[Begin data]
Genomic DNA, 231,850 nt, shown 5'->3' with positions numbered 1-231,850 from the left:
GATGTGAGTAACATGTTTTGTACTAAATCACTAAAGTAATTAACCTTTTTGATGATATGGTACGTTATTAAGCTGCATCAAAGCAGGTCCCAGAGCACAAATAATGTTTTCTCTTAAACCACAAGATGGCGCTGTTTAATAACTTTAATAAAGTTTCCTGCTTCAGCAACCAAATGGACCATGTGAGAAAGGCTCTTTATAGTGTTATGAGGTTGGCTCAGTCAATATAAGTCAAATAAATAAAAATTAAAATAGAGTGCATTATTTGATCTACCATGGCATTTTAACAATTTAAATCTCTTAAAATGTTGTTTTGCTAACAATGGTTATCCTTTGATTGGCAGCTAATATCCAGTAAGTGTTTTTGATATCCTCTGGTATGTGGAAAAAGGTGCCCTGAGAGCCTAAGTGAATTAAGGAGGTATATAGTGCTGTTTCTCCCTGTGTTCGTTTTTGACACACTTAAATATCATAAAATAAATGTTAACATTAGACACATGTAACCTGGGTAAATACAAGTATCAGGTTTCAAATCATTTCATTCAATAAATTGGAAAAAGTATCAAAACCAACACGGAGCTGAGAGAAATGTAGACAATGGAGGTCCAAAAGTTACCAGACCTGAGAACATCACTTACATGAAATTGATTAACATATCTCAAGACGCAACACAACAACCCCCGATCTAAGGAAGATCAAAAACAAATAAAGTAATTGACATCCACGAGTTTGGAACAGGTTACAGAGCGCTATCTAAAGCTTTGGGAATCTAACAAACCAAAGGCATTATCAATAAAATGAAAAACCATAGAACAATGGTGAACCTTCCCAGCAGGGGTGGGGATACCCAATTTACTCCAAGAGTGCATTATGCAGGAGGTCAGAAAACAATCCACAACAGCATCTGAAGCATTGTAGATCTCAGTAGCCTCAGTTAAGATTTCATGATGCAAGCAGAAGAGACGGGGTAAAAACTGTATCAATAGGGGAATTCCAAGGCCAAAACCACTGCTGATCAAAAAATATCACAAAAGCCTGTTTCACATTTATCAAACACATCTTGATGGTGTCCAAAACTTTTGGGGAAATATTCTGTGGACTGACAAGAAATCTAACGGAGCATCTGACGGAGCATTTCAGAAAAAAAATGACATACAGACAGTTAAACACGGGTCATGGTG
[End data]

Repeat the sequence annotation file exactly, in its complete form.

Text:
Genomic DNA, 231,850 nt, shown 5'->3' with positions numbered 1-231,850 from the left:
GATGTGAGTAACATGTTTTGTACTAAATCACTAAAGTAATTAACCTTTTTGATGATATGGTACGTTATTAAGCTGCATCAAAGCAGGTCCCAGAGCACAAATAATGTTTTCTCTTAAACCACAAGATGGCGCTGTTTAATAACTTTAATAAAGTTTCCTGCTTCAGCAACCAAATGGACCATGTGAGAAAGGCTCTTTATAGTGTTATGAGGTTGGCTCAGTCAATATAAGTCAAATAAATAAAAATTAAAATAGAGTGCATTATTTGATCTACCATGGCATTTTAACAATTTAAATCTCTTAAAATGTTGTTTTGCTAACAATGGTTATCCTTTGATTGGCAGCTAATATCCAGTAAGTGTTTTTGATATCCTCTGGTATGTGGAAAAAGGTGCCCTGAGAGCCTAAGTGAATTAAGGAGGTATATAGTGCTGTTTCTCCCTGTGTTCGTTTTTGACACACTTAAATATCATAAAATAAATGTTAACATTAGACACATGTAACCTGGGTAAATACAAGTATCAGGTTTCAAATCATTTCATTCAATAAATTGGAAAAAGTATCAAAACCAACACGGAGCTGAGAGAAATGTAGACAATGGAGGTCCAAAAGTTACCAGACCTGAGAACATCACTTACATGAAATTGATTAACATATCTCAAGACGCAACACAACAACCCCCGATCTAAGGAAGATCAAAAACAAATAAAGTAATTGACATCCACGAGTTTGGAACAGGTTACAGAGCGCTATCTAAAGCTTTGGGAATCTAACAAACCAAAGGCATTATCAATAAAATGAAAAACCATAGAACAATGGTGAACCTTCCCAGCAGGGGTGGGGATACCCAATTTACTCCAAGAGTGCATTATGCAGGAGGTCAGAAAACAATCCACAACAGCATCTGAAGCATTGTAGATCTCAGTAGCCTCAGTTAAGATTTCATGATGCAAGCAGAAGAGACGGGGTAAAAACTGTATCAATAGGGGAATTCCAAGGCCAAAACCACTGCTGATCAAAAAATATCACAAAAGCCTGTTTCACATTTATCAAACACATCTTGATGGTGTCCAAAACTTTTGGGGAAATATTCTGTGGACTGACAAGAAATCTAACGGAGCATCTGACGGAGCATTTCAGAAAAAAAATGACATACAGACAGTTAAACACGGGTCATGGTG